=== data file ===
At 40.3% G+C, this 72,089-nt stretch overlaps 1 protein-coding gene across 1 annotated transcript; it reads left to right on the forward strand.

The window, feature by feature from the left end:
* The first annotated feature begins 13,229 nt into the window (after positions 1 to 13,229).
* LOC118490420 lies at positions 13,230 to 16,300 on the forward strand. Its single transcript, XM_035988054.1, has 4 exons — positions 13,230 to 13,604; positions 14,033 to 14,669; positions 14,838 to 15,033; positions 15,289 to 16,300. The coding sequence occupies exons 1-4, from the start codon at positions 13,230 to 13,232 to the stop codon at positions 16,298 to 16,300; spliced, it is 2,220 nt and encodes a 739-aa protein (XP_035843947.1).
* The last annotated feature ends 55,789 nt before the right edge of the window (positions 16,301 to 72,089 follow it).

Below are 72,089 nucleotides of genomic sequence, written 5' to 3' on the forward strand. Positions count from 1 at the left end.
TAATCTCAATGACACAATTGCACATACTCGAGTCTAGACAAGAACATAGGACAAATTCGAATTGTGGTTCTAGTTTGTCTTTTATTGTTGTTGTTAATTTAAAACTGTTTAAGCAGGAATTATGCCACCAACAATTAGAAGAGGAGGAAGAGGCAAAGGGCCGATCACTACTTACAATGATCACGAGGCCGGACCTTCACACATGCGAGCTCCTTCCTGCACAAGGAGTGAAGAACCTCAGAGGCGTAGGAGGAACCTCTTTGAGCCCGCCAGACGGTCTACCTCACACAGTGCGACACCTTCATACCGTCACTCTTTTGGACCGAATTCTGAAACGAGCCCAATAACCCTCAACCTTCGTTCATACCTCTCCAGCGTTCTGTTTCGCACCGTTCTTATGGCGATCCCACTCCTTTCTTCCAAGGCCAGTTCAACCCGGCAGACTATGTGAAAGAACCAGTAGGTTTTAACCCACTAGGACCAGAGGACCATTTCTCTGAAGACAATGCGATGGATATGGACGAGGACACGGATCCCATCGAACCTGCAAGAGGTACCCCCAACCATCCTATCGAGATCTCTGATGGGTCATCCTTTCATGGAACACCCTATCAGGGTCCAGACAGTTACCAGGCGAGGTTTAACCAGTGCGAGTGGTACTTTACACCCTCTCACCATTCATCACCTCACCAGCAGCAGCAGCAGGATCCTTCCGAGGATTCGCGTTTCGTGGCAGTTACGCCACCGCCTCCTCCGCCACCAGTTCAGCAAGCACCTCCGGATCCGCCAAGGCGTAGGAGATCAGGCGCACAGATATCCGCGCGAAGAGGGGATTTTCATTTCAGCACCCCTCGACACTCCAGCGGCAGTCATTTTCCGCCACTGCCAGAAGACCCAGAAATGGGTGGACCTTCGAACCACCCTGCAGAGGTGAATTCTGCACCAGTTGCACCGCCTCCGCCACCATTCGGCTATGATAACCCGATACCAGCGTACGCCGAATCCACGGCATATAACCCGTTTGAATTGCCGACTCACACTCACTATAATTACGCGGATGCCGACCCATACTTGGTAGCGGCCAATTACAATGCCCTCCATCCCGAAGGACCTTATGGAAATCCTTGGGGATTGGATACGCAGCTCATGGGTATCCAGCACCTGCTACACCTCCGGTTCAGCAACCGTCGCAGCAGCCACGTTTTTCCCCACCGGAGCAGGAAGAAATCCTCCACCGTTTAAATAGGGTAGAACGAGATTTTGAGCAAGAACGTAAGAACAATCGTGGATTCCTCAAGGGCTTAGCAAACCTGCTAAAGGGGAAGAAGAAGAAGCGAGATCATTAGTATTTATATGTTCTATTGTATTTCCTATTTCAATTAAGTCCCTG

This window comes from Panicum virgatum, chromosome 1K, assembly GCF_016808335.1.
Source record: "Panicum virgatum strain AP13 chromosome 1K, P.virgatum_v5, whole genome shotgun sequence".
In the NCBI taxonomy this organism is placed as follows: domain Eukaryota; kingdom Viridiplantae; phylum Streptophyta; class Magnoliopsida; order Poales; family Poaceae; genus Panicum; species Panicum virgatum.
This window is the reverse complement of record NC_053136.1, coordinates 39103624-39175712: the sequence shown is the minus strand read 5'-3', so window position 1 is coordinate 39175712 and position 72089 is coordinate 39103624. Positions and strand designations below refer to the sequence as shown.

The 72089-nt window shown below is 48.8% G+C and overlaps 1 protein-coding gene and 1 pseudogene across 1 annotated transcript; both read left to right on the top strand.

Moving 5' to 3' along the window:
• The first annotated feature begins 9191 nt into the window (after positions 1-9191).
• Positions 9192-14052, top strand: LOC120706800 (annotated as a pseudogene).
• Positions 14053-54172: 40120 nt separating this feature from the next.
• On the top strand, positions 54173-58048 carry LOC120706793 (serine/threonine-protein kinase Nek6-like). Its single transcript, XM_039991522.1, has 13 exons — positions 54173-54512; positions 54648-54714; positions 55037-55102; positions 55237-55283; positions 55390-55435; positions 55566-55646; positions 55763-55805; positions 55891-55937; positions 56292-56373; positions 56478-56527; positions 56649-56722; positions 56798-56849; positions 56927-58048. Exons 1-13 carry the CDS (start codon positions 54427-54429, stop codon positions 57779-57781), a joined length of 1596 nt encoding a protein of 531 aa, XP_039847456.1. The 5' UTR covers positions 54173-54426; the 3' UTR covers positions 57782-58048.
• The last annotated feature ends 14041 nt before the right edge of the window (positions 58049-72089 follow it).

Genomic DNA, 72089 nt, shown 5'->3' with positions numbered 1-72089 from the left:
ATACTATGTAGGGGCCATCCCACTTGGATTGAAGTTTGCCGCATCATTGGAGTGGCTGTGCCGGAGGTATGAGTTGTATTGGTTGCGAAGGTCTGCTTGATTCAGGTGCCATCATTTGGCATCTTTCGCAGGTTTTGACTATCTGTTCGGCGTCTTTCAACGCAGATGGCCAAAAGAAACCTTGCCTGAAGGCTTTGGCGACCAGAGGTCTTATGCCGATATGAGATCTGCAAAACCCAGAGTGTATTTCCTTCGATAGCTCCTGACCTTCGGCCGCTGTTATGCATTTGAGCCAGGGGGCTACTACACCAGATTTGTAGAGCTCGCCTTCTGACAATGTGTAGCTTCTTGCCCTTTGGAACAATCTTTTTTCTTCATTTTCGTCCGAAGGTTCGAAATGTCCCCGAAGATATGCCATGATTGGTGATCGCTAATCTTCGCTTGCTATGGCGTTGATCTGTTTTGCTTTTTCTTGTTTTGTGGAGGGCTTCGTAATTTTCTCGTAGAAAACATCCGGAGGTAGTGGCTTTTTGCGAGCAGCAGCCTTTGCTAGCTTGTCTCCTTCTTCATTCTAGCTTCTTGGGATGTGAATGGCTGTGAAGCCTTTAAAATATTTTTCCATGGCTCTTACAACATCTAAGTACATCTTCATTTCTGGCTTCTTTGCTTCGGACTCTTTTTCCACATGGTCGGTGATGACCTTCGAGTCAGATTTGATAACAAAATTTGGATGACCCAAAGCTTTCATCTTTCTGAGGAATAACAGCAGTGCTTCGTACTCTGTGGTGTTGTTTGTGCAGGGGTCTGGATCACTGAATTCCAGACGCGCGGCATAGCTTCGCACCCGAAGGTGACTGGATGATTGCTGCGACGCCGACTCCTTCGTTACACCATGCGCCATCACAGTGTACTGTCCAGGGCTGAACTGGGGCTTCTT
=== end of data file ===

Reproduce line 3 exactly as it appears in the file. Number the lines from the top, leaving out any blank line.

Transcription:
* The first annotated feature begins 13,229 nt into the window (after positions 1 to 13,229).